Maria Uzamukunda, 45, a resident of Kamonyi district of Southern Province, says she has been improving her family livelihoods significantly thanks to a cow she got few years back.
The mother of two used to have no house, but managed to get her own decent house, pro¬vide her school-going children with all basic needs and now cover her family’s health insurance among other needs.
What is more interesting to know is that the woman, who became widow following the 1994 genocide against Tutsi, didn’t buy the cow, but she got it from her neighbor free of charge. The widow also has already given the first female calf to her neighbor poor. And so forth.
In other words, Uzamukunda is among beneficiaries of Girinka [loosely translated as ‘may you own a cow’] initiative that is playing a great role in alleviating poverty, improving nutrition while increasing income for poor families in rural Rwanda since its inception in 2006.
Evidently the initiative has contributed to an increase in agricultural production in Rwanda, especially milk products. For instance, between 2009 and 2011, national milk production increased by 11.3%, rising to 372.6 million litres from 334.7 million litres. Over the same period, meat production increased by 9.9%, according to the Government of Rwanda Annual Report 2010-2011.
Given that FAO has dedicated this year to Family farming, which is defined as a means of organizing agricultural, forestry, fisheries, pastoral and aquaculture production which is managed and operated by a family and predominantly reliant on family labour, I really do believe that such a home-grown solution (Girinka) is a good example of how African countries can translate the FAO theories into tangible actions.
For instance, thanks to the initiative, I can see that most beneficiaries here produce enough milk to sell some at market, providing additional income generation. Recent statistics revealed that milk emerged the main source of export revenues during the fourth quarter of 2013, surpassing coffee, the country’s traditional major foreign exchange earner, for the first time.
The manure produced by the cows also increases crop productivity, allowing beneficiaries to plant crops offering sustenance and employment as well as a stable income. Due to fact that an average of farmland for a household in Rwanda is around 0.59 ha, the cows allow Rwandan smallholder farmers to get maximum production out of their tiny farmlands.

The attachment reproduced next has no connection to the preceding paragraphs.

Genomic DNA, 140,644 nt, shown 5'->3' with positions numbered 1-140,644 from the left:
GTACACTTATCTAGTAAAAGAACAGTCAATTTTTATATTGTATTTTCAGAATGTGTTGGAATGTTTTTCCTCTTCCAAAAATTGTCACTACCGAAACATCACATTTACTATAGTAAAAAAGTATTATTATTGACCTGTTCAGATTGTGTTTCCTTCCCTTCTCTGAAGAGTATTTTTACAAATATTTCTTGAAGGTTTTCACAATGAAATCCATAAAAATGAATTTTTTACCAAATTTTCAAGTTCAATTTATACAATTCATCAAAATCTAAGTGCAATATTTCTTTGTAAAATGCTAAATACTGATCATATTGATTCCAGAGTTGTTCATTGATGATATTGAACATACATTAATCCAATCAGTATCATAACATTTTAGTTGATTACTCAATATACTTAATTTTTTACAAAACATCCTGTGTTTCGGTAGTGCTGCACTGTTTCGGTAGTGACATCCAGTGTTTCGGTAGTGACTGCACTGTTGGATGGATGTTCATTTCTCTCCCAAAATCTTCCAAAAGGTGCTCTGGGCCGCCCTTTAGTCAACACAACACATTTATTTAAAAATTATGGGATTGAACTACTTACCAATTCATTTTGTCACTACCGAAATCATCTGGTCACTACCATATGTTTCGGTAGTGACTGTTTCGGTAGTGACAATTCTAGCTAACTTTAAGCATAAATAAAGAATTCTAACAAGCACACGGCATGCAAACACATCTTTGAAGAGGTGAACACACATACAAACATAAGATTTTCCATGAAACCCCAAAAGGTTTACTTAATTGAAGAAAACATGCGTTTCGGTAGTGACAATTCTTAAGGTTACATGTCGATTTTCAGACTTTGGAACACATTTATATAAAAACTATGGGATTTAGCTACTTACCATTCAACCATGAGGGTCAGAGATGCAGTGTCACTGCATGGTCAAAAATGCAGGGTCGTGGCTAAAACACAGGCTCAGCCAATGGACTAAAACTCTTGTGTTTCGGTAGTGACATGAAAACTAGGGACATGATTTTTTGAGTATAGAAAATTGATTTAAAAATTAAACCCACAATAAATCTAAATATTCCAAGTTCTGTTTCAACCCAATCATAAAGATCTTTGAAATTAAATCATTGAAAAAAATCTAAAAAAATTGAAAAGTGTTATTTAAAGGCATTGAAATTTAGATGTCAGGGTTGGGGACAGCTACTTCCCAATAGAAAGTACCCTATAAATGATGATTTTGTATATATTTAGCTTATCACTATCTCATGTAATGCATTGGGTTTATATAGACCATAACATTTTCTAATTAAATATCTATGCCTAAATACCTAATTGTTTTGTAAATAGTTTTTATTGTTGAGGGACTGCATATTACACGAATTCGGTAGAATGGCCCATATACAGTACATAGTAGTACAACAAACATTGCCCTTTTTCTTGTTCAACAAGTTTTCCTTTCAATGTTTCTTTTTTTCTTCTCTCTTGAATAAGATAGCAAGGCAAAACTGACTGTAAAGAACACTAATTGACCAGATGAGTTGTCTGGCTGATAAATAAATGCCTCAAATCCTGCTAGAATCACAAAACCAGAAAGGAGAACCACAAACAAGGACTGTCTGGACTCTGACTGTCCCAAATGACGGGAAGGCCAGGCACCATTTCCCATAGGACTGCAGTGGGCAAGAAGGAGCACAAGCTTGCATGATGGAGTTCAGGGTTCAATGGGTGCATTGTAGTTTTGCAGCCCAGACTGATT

Watch UNICEF video on Girinka Rwanda
Even though I can’t estimate the percentage, but the initiative is also believed to have certainly played a part in reducing the level of malnutrition across the population, as well as among children under five. According to the Demographic Health Survey of 2010, the percentage of stunted children fell from 51% in 2005, to 44% in 2010, the percentage of wasted children fell from five percent to three percent and the percentage of underweight children fell from 18% to 11%.
Reconciliation and Unity
Obviously Girinka is playing a significant role in post-genocide reconstruction in Rwanda. The ‘pass on’ component of Girinka, whereby a recipient gifts the first born calf to a neighbour, has helped to rebuild social relationships destroyed during the 1994 Genocide against the Tutsi. This is because the giving of a cow to someone or ‘Gutanga Inka’, translated as ‘sealing a bond of friendship’ remains a cultural practice owned, understood and valued by Rwandans since ancient times.
According to the Rwanda Agricultural Board, the total number of cows distributed since the program’s inception is 180,447 (as of October 2013). Of these, approximately 35,000 were ‘pass on’ cows whereby a beneficiary is obliged to give the first born female calf to another selected beneficiary in the community, often a neighbour.
I do believe that the philosophy behind using a single cow to enable many people of a neighborhood to own cows through ‘pass on’ practice can impact significantly on millions of our farmers in many socio-economic perspectives.
However, it’s important to note that Girinka might be working with successes in Rwanda – and it might not perform alike in another country simply because keeping a cow is in Rwandans’ cultural tradition. But the ultimate lesson to policymakers across the continent should be to go back to their cultural traditions and see what can be modernized and work their way to help fast tracking their policy implementations; thus empowering their people who are mostly farmers.